The discussions around the potential sale of the Detroit Institute of Art's collection to help the city pay down its crippling debt have generated a lot of coverage. Last week, Nina Simon did a sterling job of sumarising the ethical guidelines museums have self-generated around deaccessioning, and how the proposed DIA sale conflicted with these. Simon also captures some wider thinking on the topic:
I feel conflicted about this whole question. On the one hand, it drives me nuts that the ethical rules around deaccessioning force museums to protect objects in a way we do not comparably protect other core aspects of our work. There is no requirement that if you cut an educational program that you have to use the funds saved from that to fund other educational experiences. I've worked with museums that have hefty collections and restricted acquisition funds but are closed to the public because all of their dollars and assets are wrapped up in objects and none in public service or access. I can also see the argument that it actually makes museums MORE relevant if our assets are considered fair game in a situation like Detroit's--just as important and just as endangered as other core services.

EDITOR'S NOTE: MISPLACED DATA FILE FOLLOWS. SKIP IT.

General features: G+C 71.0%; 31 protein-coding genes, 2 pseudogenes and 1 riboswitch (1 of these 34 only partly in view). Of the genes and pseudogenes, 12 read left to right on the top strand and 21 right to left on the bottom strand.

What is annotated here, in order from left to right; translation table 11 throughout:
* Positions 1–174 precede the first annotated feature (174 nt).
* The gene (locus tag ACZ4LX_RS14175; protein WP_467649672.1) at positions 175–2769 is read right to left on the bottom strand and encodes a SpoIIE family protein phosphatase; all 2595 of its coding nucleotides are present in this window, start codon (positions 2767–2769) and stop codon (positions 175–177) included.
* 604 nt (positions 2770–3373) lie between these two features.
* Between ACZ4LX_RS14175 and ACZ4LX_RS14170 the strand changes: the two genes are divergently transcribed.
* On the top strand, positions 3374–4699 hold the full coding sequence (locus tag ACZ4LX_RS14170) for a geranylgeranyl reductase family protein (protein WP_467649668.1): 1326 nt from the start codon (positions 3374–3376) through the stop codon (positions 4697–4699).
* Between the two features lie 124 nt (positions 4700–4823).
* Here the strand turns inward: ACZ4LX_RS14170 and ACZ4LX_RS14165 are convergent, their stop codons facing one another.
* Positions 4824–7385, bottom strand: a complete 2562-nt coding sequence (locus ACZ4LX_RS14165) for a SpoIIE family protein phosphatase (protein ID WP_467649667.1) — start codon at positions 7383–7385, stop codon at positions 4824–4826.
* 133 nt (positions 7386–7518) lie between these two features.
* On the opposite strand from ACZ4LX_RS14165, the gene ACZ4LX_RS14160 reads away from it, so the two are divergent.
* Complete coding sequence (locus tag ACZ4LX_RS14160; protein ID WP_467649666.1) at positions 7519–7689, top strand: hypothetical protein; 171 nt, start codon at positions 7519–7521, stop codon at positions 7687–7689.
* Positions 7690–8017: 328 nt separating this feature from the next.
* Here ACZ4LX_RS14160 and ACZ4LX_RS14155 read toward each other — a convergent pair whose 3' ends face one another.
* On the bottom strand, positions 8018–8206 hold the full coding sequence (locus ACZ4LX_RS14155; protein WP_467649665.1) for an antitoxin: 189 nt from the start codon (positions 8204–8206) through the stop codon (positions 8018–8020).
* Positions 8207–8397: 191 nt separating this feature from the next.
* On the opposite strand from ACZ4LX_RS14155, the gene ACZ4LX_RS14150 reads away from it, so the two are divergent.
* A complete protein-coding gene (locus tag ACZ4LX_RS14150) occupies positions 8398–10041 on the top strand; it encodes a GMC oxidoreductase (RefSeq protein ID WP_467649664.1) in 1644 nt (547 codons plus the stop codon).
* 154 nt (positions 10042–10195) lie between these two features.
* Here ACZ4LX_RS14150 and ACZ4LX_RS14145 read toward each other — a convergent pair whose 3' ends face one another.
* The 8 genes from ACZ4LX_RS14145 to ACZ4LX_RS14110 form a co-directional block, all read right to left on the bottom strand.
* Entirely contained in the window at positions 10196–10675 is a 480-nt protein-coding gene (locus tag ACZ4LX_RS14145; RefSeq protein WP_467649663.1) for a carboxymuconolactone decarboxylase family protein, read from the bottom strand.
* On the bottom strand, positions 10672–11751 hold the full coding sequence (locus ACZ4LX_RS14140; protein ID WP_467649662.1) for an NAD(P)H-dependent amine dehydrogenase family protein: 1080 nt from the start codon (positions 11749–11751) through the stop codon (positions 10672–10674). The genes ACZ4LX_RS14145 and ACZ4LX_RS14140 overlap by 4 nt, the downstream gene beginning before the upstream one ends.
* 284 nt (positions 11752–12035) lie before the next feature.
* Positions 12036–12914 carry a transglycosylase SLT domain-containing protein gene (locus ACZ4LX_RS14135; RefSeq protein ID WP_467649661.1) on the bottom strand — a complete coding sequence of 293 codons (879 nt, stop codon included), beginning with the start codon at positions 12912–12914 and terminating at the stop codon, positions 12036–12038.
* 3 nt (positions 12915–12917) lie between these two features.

At around the same time, an article in the New York Times covered Dia's decision to auction works from its collection in order to create an acquisitions fund, and the exchange and promised gift system MOMA has undertaken with Ellsworth Kelly and several private donors to improve their holdings of the painters' work. (I saw the Chatham paintings when I was in New York last month. They made me cry.)